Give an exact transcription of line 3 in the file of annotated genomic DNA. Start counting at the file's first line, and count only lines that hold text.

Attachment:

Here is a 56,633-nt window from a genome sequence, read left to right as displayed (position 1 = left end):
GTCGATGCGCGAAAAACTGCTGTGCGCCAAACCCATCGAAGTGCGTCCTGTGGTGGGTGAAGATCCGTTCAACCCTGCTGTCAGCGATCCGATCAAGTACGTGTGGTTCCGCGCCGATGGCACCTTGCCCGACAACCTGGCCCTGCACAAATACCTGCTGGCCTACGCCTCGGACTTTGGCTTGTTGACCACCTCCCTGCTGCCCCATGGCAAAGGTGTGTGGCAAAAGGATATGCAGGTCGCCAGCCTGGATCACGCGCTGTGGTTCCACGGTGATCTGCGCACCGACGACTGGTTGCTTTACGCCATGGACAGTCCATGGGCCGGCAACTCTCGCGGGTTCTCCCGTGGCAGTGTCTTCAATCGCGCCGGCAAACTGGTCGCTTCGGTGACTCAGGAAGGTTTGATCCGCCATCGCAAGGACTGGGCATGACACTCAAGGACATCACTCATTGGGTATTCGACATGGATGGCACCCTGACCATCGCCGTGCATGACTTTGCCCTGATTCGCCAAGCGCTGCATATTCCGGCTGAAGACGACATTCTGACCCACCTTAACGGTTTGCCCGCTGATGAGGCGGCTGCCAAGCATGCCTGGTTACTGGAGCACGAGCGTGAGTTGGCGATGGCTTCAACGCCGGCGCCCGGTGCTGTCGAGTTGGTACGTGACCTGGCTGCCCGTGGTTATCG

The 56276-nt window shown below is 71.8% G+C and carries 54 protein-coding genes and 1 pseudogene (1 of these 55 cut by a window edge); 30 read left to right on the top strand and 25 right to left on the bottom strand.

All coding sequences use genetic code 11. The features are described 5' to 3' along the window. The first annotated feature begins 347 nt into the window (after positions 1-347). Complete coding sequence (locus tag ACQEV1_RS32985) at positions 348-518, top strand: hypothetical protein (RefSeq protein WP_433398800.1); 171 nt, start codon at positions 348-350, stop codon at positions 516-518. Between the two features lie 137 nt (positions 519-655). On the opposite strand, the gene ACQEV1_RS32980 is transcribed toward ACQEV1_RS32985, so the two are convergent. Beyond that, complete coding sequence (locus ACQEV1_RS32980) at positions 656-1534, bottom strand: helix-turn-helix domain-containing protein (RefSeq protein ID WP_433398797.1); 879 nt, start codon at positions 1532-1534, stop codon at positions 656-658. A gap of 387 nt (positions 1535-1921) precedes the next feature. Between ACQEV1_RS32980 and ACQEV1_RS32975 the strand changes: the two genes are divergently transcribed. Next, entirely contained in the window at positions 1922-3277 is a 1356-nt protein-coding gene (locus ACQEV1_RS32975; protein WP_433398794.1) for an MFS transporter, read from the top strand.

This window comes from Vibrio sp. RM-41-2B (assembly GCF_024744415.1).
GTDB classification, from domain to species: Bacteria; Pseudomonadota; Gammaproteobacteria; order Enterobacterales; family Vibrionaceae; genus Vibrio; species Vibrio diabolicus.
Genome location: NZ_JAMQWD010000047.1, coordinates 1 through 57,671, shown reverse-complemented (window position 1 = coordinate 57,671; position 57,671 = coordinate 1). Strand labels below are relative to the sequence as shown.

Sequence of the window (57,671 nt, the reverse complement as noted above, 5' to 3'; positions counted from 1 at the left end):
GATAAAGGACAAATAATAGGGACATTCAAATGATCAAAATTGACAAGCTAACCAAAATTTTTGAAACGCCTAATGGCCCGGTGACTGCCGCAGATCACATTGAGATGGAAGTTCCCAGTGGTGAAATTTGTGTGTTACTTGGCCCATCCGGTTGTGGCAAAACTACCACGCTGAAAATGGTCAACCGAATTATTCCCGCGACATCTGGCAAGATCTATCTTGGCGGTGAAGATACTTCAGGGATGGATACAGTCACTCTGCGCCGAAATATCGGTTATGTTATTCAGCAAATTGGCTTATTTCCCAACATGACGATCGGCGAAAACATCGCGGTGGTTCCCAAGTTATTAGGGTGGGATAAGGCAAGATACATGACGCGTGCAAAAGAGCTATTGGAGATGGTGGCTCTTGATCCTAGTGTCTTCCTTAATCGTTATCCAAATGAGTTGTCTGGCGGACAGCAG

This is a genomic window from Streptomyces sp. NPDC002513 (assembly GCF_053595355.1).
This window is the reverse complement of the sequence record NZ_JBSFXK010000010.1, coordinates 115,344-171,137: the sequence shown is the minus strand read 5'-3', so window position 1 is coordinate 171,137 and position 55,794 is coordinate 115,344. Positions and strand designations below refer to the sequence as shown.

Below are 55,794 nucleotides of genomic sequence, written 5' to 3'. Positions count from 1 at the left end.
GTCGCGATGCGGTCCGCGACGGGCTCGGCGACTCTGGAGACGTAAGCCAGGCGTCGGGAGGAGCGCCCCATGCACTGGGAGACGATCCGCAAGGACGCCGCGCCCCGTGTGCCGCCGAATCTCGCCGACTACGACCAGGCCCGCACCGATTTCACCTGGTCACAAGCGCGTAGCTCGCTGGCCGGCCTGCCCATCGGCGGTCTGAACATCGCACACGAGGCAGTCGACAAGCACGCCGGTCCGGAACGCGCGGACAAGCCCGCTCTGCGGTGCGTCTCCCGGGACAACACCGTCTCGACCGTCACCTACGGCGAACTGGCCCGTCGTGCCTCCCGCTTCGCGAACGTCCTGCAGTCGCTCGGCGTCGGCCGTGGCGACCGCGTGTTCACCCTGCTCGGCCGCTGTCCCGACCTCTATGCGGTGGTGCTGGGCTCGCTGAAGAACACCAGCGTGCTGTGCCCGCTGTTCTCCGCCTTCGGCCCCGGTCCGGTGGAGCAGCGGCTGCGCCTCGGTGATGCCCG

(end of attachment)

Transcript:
The 56276-nt window shown below is 71.8% G+C and carries 54 protein-coding genes and 1 pseudogene (1 of these 55 cut by a window edge); 30 read left to right on the top strand and 25 right to left on the bottom strand.